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Prof. Askenazy Dies in Warsaw; Noted Historian

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Prof. Simon Askenazy, famous Polish-Jewish historian and diplomat who represented Poland at the League of Nations in Geneva for a number of years, died here last night at the age of 68.

Prof. Askenazy was one of the outstanding Polish historians, occupying a chair of philosophy in Warsaw University since 1927. Previously, from 1897, he was professor of history at Lemberg University.

Born in the township of Zawichwost, near Radom, in the Polish part of Russia, Prof. Askenazy studied in the universities of Warsaw and Goeetingen. In 1920 he was appointed delegate of the Polish government to the League of Nations, and kept this post for three years. He was recalled from Geneva when the anti-Semitic National Democratic Party came into power in 1923.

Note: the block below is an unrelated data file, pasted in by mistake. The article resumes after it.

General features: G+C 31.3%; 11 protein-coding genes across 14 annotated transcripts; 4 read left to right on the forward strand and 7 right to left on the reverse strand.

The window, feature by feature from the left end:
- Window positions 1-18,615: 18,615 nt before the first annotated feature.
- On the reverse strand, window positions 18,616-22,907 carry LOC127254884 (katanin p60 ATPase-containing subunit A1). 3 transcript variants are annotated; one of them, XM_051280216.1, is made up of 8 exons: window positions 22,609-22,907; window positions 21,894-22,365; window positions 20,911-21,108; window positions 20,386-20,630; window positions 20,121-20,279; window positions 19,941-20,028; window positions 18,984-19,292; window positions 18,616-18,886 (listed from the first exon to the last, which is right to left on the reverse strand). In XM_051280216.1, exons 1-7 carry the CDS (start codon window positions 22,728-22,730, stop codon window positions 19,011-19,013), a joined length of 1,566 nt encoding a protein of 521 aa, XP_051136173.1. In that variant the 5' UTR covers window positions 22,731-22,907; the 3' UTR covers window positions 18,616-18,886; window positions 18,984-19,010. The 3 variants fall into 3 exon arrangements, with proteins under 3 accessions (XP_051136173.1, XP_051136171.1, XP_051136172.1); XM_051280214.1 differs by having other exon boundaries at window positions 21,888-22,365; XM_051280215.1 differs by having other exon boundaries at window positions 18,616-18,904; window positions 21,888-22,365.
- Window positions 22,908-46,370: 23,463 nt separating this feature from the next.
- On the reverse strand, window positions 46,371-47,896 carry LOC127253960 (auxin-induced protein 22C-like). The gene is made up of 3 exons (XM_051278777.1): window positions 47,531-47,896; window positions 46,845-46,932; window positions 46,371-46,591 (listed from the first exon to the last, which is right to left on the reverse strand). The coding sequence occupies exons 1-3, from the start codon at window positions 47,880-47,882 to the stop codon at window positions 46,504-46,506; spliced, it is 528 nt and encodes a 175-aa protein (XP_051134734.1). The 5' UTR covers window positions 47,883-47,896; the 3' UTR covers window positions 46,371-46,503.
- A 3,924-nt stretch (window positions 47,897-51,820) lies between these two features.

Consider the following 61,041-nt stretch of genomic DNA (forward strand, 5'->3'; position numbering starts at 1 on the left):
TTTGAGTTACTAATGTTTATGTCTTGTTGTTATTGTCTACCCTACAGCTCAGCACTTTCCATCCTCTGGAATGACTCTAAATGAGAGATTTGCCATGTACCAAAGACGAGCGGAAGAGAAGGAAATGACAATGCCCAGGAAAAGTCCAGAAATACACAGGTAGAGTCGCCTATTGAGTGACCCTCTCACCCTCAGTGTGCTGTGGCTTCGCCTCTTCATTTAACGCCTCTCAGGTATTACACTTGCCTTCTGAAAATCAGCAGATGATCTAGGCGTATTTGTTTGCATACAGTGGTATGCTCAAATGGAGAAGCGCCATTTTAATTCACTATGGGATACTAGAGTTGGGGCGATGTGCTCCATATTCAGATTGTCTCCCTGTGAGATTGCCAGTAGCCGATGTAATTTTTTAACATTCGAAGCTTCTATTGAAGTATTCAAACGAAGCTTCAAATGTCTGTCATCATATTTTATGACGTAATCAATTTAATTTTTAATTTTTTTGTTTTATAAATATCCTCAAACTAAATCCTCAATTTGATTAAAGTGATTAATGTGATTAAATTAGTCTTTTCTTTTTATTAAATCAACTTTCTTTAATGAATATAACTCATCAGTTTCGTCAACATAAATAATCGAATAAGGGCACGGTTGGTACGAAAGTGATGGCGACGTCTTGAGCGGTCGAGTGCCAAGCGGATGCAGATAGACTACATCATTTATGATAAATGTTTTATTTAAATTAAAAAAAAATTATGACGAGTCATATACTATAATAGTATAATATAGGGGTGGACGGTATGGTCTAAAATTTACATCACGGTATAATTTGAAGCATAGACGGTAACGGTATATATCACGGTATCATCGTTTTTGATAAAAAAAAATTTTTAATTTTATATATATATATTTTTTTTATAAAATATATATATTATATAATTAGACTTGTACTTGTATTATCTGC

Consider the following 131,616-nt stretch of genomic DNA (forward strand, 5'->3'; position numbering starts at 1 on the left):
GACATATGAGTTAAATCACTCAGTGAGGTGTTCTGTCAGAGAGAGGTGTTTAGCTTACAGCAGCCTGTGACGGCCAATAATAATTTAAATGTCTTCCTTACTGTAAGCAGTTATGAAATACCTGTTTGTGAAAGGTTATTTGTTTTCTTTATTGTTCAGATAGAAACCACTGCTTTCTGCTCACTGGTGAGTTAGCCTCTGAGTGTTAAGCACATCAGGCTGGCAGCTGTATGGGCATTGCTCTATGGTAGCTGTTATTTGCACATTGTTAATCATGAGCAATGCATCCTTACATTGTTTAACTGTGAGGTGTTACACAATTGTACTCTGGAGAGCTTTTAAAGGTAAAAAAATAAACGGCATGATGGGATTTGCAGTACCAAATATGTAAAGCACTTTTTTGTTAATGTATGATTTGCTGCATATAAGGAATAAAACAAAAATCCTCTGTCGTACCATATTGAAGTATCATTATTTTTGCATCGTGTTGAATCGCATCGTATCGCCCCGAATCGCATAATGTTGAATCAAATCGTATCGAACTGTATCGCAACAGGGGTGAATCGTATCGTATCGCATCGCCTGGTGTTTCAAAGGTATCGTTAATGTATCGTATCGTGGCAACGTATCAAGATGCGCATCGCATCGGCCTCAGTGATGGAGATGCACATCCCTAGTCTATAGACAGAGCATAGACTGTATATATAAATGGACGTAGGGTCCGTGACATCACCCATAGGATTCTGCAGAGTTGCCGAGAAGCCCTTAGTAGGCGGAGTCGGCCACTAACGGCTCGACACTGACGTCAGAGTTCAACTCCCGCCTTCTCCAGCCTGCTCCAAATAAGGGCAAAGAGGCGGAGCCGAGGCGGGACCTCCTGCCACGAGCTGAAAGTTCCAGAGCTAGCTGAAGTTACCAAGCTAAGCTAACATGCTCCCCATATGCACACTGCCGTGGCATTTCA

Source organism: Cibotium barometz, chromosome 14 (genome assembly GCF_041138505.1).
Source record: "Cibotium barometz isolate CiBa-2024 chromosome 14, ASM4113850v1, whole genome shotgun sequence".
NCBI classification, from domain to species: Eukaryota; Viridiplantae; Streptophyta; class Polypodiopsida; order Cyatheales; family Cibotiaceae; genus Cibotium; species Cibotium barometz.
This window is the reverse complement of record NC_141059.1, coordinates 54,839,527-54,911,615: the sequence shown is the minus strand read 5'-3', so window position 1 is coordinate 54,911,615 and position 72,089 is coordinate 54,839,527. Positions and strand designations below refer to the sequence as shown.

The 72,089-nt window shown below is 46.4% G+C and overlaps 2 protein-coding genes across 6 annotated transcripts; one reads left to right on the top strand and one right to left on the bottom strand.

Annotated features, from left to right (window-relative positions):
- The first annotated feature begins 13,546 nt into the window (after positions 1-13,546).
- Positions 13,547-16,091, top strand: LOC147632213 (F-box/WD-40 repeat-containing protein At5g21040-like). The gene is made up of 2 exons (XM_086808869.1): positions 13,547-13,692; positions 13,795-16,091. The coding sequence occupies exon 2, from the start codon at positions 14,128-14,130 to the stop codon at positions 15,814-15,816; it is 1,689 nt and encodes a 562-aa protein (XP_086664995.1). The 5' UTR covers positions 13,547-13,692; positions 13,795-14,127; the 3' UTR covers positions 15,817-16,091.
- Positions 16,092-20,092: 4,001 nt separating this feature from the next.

The principal works of Prof. Askenazy are considered the best sources of Polish history. They deal mainly with Polish history of the eighteenth and nineteenth centuries. He was especially prominent for his three-volume work, “Napoleon and Poland.”

Prof. Askenazy has also written a number of historical treatises on the history of the Jews in Poland. His death is considered a great loss not only to the Jews of Poland but to the entire Polish nation.

Funeral services will be held on Monday. Burial will be in the Jewish Cemetery in Warsaw.

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